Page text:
Old discarded clothes guide Miami artists Alain Guerra and Neraldo de la Paz to create works that are fueled by their “silent histories.” After they began to discover their love for using found objects in their work, they became inspired by the trashed clothes they found at a secondhand store near their home. Out of these materials, they’ve constructed bodies, nests, fabulous mounded towers of garments, and whole families of cotton people, eerily alluding to those that wore the clothes when they were new.
Massachusetts based artist Sydney Hardin’s work questions the relationship between the female gender and the media and asks the viewer why over simplified representations of female sexuality are aimed at male and female consumers alike. I am really enjoying her work, not to mention the name of her website! ( http://www.giantvagina.com/ )
Franklin Evans examines the processes of making art—the generation of ideas and materials, their transformation from one to the other, and the many varied states in between. For this exhibition, he will present paintings, sculptures, photographs, and a sound piece in an all-encompassing environment. The wall paintings and collage environments of past installations, such as timecompressionmachine from Greater New York 2010 at MoMA PS1, have been collapsed by the artist and transferred to the surface of large-scale canvases. Mundane materials such as artist’s tape that previously played a key role as a barrier, frame, and drawing tool, are carefully recreated as trompe l’oeil representations, as the use of actual tape in the final compositions diminishes.
In the past, Evans has used gallery press releases to create a framing system presented as temporal floor sculpture. This practice has morphed into the usage of visual highlights from the artist’s gallery visits, captured online images, text highlights from books read over the past year, and scanned photographs from family albums. The viewer will discover various aspects of Evans, as an artist and a person: his childhood in Nevada, his mixed Mexican heritage, and his gay male identity. By focusing on the myriad visuals referencing the various aspects of Evans’ personae, some of these “peripheral” images remain on the periphery, while others become a focal point, as they do for indexicalmeasfocalscreen2012. The archive of hundreds of photographs is threaded to create an “image curtain” that divides the main gallery in two and which occupies an artistic space that builds on the Atlases of Aby Warburg and Gerhard Richter.
Entering this tandem exploration of periphery and focus, the viewer walks into the gallery over Evans’ sculptural “library”, an elevated floor and installation object in flux. It starts as a representation of the literal, moves to a residue of process, evolves as the ideas are extracted from the represented books, and settles into the sound piece 1967 in the main gallery room. 1967 consists of 350 fragments from his readings in the past year, ranging from Justin Spring’s biography of Samuel Steward, Secret Historian, to October Files’ Robert Rauschenberg. The text extractions are voiced by five performers and are played on random shuffle. Operating in the slippery non-linearity of memory, 1967 takes us back to Evans’ birth year. Eyesontheedge is on view at Sue Scott Gallery in NYC until April 15th, 2012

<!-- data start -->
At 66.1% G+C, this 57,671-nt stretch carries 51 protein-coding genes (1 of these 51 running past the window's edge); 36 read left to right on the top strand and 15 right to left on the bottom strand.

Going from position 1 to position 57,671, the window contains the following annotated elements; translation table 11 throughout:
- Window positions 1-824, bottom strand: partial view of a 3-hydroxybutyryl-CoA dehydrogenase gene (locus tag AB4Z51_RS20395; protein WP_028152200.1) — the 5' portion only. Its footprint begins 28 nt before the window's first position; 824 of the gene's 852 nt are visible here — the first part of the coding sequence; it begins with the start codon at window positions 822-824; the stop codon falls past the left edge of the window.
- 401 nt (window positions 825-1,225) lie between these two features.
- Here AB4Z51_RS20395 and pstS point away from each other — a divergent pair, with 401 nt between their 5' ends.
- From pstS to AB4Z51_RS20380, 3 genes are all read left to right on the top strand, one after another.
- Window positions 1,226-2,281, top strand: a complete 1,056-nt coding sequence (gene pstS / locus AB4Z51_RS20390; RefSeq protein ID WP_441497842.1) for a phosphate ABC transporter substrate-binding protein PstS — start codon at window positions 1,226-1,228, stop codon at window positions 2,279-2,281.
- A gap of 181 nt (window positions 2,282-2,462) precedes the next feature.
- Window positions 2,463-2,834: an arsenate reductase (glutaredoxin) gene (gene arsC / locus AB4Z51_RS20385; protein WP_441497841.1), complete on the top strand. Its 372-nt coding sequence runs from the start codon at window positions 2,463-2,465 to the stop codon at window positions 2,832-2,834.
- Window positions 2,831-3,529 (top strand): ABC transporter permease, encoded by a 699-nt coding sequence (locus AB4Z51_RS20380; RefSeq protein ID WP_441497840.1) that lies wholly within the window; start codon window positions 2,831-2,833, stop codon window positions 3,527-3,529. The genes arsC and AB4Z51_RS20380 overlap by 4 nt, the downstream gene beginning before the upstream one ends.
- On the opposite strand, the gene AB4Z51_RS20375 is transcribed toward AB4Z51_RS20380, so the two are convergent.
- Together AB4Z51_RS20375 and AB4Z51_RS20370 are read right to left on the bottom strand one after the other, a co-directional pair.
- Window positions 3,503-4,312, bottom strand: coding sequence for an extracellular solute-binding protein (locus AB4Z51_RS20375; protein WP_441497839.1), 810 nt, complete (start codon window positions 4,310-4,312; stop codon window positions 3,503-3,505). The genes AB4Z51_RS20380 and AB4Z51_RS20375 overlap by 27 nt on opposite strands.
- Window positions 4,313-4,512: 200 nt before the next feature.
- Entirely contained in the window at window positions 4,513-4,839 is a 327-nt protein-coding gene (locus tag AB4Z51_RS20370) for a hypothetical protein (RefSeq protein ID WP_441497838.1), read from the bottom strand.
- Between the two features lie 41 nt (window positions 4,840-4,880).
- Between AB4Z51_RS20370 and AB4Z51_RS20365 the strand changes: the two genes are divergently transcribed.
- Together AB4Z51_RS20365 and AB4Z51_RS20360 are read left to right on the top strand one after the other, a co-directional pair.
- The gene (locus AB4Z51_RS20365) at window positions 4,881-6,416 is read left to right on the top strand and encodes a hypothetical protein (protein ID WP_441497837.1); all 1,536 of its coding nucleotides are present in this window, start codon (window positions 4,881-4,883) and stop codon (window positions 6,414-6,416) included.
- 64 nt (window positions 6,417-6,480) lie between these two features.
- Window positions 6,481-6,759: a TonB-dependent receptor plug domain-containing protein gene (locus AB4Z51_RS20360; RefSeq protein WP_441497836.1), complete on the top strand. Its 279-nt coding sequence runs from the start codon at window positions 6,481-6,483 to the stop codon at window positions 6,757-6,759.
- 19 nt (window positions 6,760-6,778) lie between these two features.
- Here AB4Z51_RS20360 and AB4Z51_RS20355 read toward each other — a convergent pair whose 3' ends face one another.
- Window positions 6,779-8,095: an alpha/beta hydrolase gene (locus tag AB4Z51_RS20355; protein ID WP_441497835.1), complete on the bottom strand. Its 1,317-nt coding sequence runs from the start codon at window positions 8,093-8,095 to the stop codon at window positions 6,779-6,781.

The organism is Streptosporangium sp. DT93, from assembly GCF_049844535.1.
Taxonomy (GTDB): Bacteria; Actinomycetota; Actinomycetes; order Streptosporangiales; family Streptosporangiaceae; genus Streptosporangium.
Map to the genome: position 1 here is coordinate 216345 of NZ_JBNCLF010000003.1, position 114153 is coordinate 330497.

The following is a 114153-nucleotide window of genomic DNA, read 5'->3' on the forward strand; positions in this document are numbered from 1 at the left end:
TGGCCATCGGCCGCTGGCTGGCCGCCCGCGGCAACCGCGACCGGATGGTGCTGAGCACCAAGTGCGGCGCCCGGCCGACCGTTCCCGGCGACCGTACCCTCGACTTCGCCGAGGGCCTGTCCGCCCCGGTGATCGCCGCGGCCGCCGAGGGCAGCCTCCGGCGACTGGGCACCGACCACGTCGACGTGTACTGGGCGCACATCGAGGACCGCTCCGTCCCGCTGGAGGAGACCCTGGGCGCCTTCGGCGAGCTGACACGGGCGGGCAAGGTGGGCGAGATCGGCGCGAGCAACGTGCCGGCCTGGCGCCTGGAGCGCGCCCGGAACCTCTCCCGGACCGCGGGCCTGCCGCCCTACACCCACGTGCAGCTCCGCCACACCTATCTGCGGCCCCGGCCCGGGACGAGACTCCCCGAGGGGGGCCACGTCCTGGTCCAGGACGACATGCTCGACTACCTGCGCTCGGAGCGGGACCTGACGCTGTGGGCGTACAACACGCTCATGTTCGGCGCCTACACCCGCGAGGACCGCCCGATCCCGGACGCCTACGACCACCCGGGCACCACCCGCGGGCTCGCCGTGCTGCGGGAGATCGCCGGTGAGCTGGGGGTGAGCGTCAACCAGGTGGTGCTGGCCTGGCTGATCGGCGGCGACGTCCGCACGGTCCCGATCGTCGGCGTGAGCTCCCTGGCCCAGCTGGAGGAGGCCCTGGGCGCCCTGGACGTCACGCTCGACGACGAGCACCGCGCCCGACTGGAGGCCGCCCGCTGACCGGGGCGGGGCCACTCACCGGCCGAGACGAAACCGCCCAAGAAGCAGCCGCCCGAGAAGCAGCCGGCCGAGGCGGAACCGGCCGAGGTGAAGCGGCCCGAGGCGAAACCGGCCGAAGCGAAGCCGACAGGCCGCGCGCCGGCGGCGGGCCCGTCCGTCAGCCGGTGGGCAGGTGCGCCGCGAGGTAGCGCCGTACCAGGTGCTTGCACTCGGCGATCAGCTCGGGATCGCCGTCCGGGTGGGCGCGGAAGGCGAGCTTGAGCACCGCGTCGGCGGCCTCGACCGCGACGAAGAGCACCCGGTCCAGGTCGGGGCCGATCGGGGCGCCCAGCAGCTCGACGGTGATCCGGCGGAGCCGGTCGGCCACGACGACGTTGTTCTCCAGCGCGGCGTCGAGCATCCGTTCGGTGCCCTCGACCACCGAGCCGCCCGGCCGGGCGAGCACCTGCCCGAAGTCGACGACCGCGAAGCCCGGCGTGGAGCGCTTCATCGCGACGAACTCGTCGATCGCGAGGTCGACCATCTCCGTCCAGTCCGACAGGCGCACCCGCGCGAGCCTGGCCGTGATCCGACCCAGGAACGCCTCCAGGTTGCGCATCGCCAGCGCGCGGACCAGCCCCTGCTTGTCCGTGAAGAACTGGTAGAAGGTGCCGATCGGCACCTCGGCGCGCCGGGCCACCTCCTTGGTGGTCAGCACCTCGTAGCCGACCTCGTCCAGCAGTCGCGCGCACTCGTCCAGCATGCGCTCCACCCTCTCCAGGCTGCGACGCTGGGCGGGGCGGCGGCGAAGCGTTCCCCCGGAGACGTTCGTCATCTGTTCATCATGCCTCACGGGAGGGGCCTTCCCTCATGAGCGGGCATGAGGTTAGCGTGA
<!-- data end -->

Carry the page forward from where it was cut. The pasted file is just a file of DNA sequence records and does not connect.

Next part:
All the comfort foods we dream of eating but that we’d rather watch from a distance to avoid calories. Jessica Dance made it happen! The art director/model maker/prop stylist collaborated with photographer David Sykes for Stylist magazine to deliver perfectly arranged hand knitted fake meals.
A full platter of English breakfast, beans on toasts, a hot dog covered with mustard. And if we need more condiments we can find them next to our cutlery, salt, pepper, ketchup; Jessica thought of everything. Using lambswool and a knitting machine, she fashioned all the foods at home. She says the bacon was the hardest to achieve as she wanted all the fat to be as real as possible.
The colors are of course true to real food colors. But the tones are slightly altered, giving a healthy, non greasy aspect that we should have found looking at the dishes. If it wasn’t for the fact that this was commissioned for an adult magazine we could have thought we were looking at kids’ toys. There’s something warm and gentle in the story. And it’s not just about the food elements. It’s a combination. The way it’s photographed, the set up and the overall look of the food that’s transforming random meals into a grown-up tea party set. (Via Booooooom)
50% off on EVERYTHING for one week only! Do we need to say more? Beautiful/Decay is putting the finishing touches on an entirely new site, launching next week. We can’t tell you all the details just yet, but we’re super excited to show you the results!
To celebrate, we decided to say goodbye to our current website and shop with a bang by slashing our prices! ALL books, magazines, apparel, and accessories are half off. Most of our goods are already almost sold out- and none of it will ever be remade. So visit our shop and take advantage of this sale now!
Casey Ruble‘s cut-out paper collages are “more or less” true, according to the artist. Inspired by Truman Capote‘s “nonfiction novel” genre, Ruble bases her work on real imagery: photographs, books, magazines. She selectively omits, adds, and mixes facts and fiction, constructing scenes best read by their details.